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Orlando Hit By Worst Terror Attack Since 9/11; 50 Killed, 53 Hospitalized After Gunman Stormed Pulse Nightclub; Shooter's Ex-Wife Says He Was Angry, Unstable, Undiagnosed "Bipolar"; President Obama Calls Orlando Shooting An "Act Of Hate"; Victims Of Orlando Massacre Honored At Tony Awards. Aired 5:30-6a ET
Aired June 13, 2016 - 05:30 ET
THIS IS A RUSH TRANSCRIPT. THIS COPY MAY NOT BE IN ITS FINAL FORM AND MAY BE UPDATED.
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CHRISTINE LEINONEN, SON MISSING IN ORLANDO SHOOTING: But, it's sad. He's unaccounted for right now, so I don't know if he's still in the club, if he's dead, if he's shot in here.
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CHRISTINE ROMANS, CNN ANCHOR: Breaking news this morning. Fifty people killed, 53 more injured in the worst mass shooting in U.S. history. A gunman storming into an Orlando gay club. Three hours of terror before he was killed, after claiming ties to ISIS. Welcome back to EARLY START. I'm Christine Romans in New York.
JOHN BERMAN, CNN ANCHOR: I'm John Berman, live in Orlando this morning. I want to welcome our viewers here in the United States and all around the world.
I'm standing in front of a huge crime scene right now. Behind me you can see the Pulse nightclub where there are still law enforcement vehicles parked out there -- command and control vehicles. They are working this crime scene trying to uncover whatever they can inside that club.
That club is now the site of the worst terror attack on U.S. soil since September 11th. The site of the deadliest mass shooting in U.S. history. Fifty people killed inside that building, 53 more wounded, a full one-third of the people inside that club. There were 300 to 350 -- a full one-third either killed or wounded in what was simply three hours of sheer terror.
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UNIDENTIFIED MALE: I mean, it was just one after another, after another, after another, and it could have lasted a whole song. I mean -- because after everybody was out the shootings were still going and the cops were yelling go, go, clear the area, clear the area.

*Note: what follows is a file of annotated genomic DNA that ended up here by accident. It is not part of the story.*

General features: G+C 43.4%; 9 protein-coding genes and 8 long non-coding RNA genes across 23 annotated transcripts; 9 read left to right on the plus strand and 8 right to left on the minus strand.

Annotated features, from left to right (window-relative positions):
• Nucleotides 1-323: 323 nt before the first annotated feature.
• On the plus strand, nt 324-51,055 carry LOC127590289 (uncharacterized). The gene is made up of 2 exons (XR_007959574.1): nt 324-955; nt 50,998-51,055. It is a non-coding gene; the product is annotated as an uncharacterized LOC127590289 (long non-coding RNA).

UNIDENTIFIED MALE: People were running everywhere and gunshots were going off and people were ducking. I hid behind a palm tree, actually -- like a palm tree, and it was going off like one after another.
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BERMAN: Fewer than half of those killed inside the nightclub have been identified this morning. We are getting new information this morning about the gunman. This, as you're looking at pictures right now of investigators who have been searching his home trying to find out what they can.
CNN's covering every angle of this story this morning. I want to begin with CNN's Boris Sanchez, who has been here since the very beginning as shots were still being fired here at this active crime scene. Boris, what's the latest this morning?
BORIS SANCHEZ, CNN CORRESPONDENT: John, we're getting a clearer picture of the timeline -- how all of this broke down. It all started at 2:00 a.m. on Latin night, one of the most popular nights for Pulse nightclub. The house was packed. There were more than 300 people inside celebrating, having a good time when, again, at about 2:00 in the morning this gunman trying to get inside.
He had an encounter with an off-duty police officer that was working security outside of the club. He was able to get inside with an assault rifle and a handgun and very quickly it turned into a hostage situation. A witness told me that he heard loud popping. That he couldn't really tell whether or not it was part of the show, part of the music, or if something worse was happening.
And he realized that this was quickly turning into a nightmare when people all around him starting hitting the ground. He, himself, took to the floor and crawled out of the club. He was very fortunate to survive.
And just like him, we're hearing other stories of survival this morning. There was one story about a woman who went into a bathroom and hid beneath the bodies of victims to try to disguise herself from the shooter. We're also learning that some of the club performers were able to escape through an air conditioning vent that police were able to open when they removed an air conditioner.
At some point the shooter, during this three-hour standoff, called 911 and pledged his allegiance to ISIS. He also mentioned the Boston Marathon bombers. Officials said -- they clarified yesterday that they were not necessarily negotiating with him but, rather, communicating with him. Soon after that communication ceased and right after 5:00 a.m., as we were reporting on the hostage situation, we heard a tremendous explosion and then right after, gunfire. I want to play for you what we heard.
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SANCHEZ: Orlando police revealed to us that the explosion we heard was actually a distractionary device that they detonated in order to distract the shooter -- to catch him off guard. Shortly after that they were able to break into the club, freeing some 30 people that were caught in the room and that's when they exchanged gunfire with the shooter.
[05:35:00] He did hit one police officer in the helmet. That police officer very lucky to be alive. And the shooter, himself, was taken down shortly thereafter. But it was a chaotic scene. A massive crime scene out here with survivors looking for friends and family members, trying to find out what happened to their loved ones.